Henry VIII 500(1509 - 2009) Greenwich Palace - "Placentia"
500 years ago this week, following the death of his father at RichmondPalace, 17-year old Henry Tudor was proclaimed King of England. A charismatic and forceful young man, he was to reign over the nation for nearly 40 years. Over that period he embraced the Renaissance, reconfigured religion, married six very memorable wives and became possibly the most famous monarch the country ever had. In remembrance of his accession, I've been out and about to visit five locations with a particularly H8-ful connection. Starting today with the spot where he was born.
Greenwich may be chock-full of heritage sites and tourist attractions, but you'll find no trace of Greenwich Palace today. It was the first building of any significance in the local area, founded by Humphrey, Duke of Gloucester, in the early 15th century. He named it Bella Court, and it stood on the riverbanks opposite the Isle of Dogs at the foot of the Thames' biggest meander. When Humphrey fell from royal favour (and mysteriously died), the building duly passed to Margaret of Anjou, the feisty wife of King Henry VI. She enlarged Bella Court, added a riverside pier and named the palace 'Placentia', or 'pleasant place'. It was to be the favoured home of Tudor monarchs for the next 150 years.
Prince Henry was born at Placentia on 28th June 1491 (insert your own 'placenta' joke here). He spent a lot of time in this rambling red-brick palace, especially in the years after being proclaimed king. There was good hunting land all around, plus easy access to the river and to the royal dockyards at Deptford and Woolwich. It was in Greenwich that Henry married his first and fourth wives, and here also that the princesses Mary and Elizabeth were born. Henry enlarged the palace further, adding a huge banqueting hall inside and a larger tiltyard outside. He did love his jousting, did Henry, but the Greenwich tiltyard was the last place he ever practised the noble art. A nasty fall here in 1536 left him unconscious for two hours, and his subsequent retirement from the sport may have led to his ballooning obesity in later years.
Queen Elizabeth I spent many of her summers at Greenwich Palace, entertaining noble visitors and carrying out the great business of state. Her successor James I gave the palace to his wife Anne, for whom Inigo Jones built the classicalQueen'sHouse a short distance to the north. During the English Civil War the Palace of Placentia fell into disrepair, and before long the site was ripe for redevelopment. Which is why all you can see on the site today are the Wren-designed buildings of the Greenwich Hospital (1692-1869) - later the Royal Naval College (1873-1998), now the Old Royal Naval College. And well worth a visit.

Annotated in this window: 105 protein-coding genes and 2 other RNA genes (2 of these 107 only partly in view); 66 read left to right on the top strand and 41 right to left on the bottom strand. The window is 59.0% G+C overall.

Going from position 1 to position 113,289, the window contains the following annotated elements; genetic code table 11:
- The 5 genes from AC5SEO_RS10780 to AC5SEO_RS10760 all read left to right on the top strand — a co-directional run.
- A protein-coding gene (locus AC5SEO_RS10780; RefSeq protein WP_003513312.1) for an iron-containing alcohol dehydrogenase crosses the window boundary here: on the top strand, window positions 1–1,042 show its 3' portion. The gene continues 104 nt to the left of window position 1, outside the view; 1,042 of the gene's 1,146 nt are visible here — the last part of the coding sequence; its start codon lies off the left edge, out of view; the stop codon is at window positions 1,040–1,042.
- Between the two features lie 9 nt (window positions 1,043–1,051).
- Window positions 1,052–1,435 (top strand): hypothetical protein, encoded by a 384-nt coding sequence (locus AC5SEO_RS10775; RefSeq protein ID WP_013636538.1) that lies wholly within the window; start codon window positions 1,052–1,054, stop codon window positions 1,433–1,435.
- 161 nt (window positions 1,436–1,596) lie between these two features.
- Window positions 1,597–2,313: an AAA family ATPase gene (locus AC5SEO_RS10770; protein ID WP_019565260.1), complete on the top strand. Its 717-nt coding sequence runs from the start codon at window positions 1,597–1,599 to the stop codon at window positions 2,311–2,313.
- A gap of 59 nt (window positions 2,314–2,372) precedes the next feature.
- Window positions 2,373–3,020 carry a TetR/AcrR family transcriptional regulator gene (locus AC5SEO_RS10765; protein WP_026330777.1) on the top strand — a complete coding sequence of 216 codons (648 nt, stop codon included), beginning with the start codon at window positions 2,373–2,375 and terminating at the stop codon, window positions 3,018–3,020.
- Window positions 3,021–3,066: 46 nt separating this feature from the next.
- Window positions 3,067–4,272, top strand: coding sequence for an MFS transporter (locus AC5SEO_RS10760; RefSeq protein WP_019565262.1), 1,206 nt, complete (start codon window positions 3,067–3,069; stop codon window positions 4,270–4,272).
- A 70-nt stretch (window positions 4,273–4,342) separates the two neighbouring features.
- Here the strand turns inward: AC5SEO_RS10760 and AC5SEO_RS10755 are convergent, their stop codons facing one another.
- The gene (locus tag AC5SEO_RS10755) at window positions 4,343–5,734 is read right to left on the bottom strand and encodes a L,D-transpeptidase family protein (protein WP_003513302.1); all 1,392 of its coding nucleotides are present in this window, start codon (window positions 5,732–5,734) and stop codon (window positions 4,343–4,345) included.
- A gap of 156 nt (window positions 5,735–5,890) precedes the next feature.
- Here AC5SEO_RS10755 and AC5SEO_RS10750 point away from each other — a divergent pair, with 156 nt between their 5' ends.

Today Maritime Greenwich is one of London's four Unesco World Heritage Sites. Two of the top buildings to see at Greenwich are within the grounds of the Old Royal Naval College, on land formerly occupied by the Palace of Placentia. One of these is the Painted Hall, undoubtedly the most beautiful hospital canteen anywhere in the world. It's a long thin building with a lofty paintedceiling, the detail of which depicts "the triumph of Peace and Liberty over Tyrany". There's even finer decoration in a chamber at the far end, both above and around the high table, and the complete ensemble took almost two decades to paint. Here in January 1806 Nelson's body laid in state after being shipped back from Trafalgar, prior to a grand funeral in St Paul's Cathedral. Nowadays the College's owners love to hire out the Painted Hall for events and banquets, so check carefully before you arrive lest you (and your camera) are denied admittance.
Cross the colonnade to see the 250-year-old neoclassical Chapel. It too is a beautiful space, rather brighter than the Hall, with a completely different style of Baroque decoration. The interior looks much as it did in 1789 when the chapel reopened after a disastrous fire, including a suitably maritime-themed altarpiece and the original mahogany pipe organ. The plasterworkceiling is covered by a magnificent expanse of twiddly carved swirls, while the floor is of black and white marble throughout. Many concerts take place in the chapel, especially now that one of the Naval College buildings is occupied by the Trinity College of Music. King Henry would probably have appreciated something bawdier, but five centuries have changed his royal palace beyond recognition.